PHIL 400. Ancient Philosophy Credit 3(3-0)
This course will examine the history of philosophy from the ancient Greeks t medieval Europeans.  Philosophers discussed include the pre-Socratics, Socrates, Plato, Aristotle, Aquinas, and Augustine. Topics will range from theories of nature, persons happiness, human knowledge, the good life, and the existence of God. Special focus will be on how each philosopher progressed ideas during this time period, thus setting the stage for modern philosophy. (F;S;SS)

PHIL 401. Modern Philosophy Credit 3(3-0)
This course will examine the history of philosophy from Descartes through Kant. Special focus will be given to the Rationalists (Descartes, Leibniz and Spinoza) and the Empiricists (Locke, Berkeley and Hume). Topics discussed include the possibility of human knowledge, the existence of God, the nature of causation, and the mind-body problem. How the moderns differed from the ancients, the impact the moderns had on the direction of philosophy, and the role women played in this philosophical change will also be explored. (F;S;SS)

PHIL 402. Philosophy of Law Credit 3(3-0)
This course is a philosophical investigation into the nature of law. Students will examine various theories of  jurisprudence including natural law, legal positivism, legal naturalism, and legal realism. The course will also consider the relationship between law and morality and between equality and the law. Finally, students will investigate various philosophical problems in criminal and tort law.

PHIL 403. Philosophy of Science Credit 3(3-0)
This course will examine the most basic concepts and principles at work in scientific inquiry. Students will investigate the nature of scientific explanation, consider various scientific theories, theories of truth, and explore the distinction between science, metaphysics, and pseudoscience. (F;S;SS)

PHIL 404. Philosophy, Marxism, and the Africana World Credit 3(3-0)
This course analyzes the main ideas of Marxism and their development in the Africana world. Through an examination of early socialist and late twentieth century thinkers, students will acquire a basic understanding of Marxist theory and a historical understanding of Marxism in Africa and the Africana Diaspora. (F;S;SS)

PHIL 405. Philosophy of Religion Credit 3(3-0)
This course examines the origins of the religious impulse, and religious myth and ritual as they have developed in the history of human societies. It considers classical arguments for and against the existence of god(s) and the immortality of the human soul, various views of the nature of god, and the challenge to the religious worldview posed by suffering and “evil.” (F;S;SS)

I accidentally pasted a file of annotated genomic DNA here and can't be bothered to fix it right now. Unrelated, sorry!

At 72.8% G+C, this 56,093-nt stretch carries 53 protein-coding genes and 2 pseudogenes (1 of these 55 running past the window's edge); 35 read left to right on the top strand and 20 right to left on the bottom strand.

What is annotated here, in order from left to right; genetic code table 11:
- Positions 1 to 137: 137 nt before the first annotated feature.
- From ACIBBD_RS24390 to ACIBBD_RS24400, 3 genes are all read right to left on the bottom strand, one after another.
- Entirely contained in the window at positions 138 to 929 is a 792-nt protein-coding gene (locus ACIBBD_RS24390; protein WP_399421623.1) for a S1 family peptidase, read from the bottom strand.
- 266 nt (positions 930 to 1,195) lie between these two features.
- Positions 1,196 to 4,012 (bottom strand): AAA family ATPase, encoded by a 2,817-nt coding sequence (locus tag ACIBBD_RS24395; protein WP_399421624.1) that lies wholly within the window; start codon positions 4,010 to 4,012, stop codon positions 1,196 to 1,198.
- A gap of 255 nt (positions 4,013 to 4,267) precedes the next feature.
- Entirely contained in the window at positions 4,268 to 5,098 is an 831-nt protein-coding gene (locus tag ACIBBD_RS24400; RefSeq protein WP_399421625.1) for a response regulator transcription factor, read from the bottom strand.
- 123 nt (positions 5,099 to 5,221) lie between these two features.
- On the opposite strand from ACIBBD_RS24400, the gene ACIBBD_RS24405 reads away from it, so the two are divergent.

PHIL 406. Logic for the Legal Profession Credit 3(3-0)
This course focuses on the development of the logical and analytical reasoning skills required in the legal profession. Students will practice argument analysis, identification of assumptions, parallel reasoning, drawing inferences, applying general principles, and recognition of flawed reasoning. The course will be offered for a Pass/Fail grade. Prerequisite: Junior or Senior standing. (F;S;SS)

PHIL 408. Law, Humanities & the Social Sciences  Credit 3(3-0)
This interdisciplinary topical course examines legal concepts and issues as depicted in the humanities and the social sciences. Topics include freedom and the law, justice and equality, and freedom and responsibility. Prerequisite: Junior or Senior standing. Cross listed with LIBS 408(F;S;SS)

PHIL 409. Science and Religion  Credit 3(3-0)
This course explores the relationship between science and religion from an interdisciplinary perspective through readings, films. and case studies. Are scientific and religious ways of knowing compatible, conflictory, or how might these disciplines coexist and influence each other? Prerequisite: Junior or Senior standing. Cross listed with LIBS 409(F;S;SS)

PHIL 441. Media Ethics Credit 3(3-0)
This course applies ethical theory to issues within the media profession. The course begins with an examination of major ethical approaches and decision-making strategies and examines some ethical challenges faced by  media professionals. Topics include privacy versus “the right to know.” Accuracy, fairness, exploitation in advertising, deceptive practices, media accountability, conflicts of interest, the public interest versus ratings, and the Digital Millennium Act.

PHIL 492. Seminar in Philosophy Credit 3(3-0)
This course is designed for students to examine special philosophical topics or conduct a senior research project.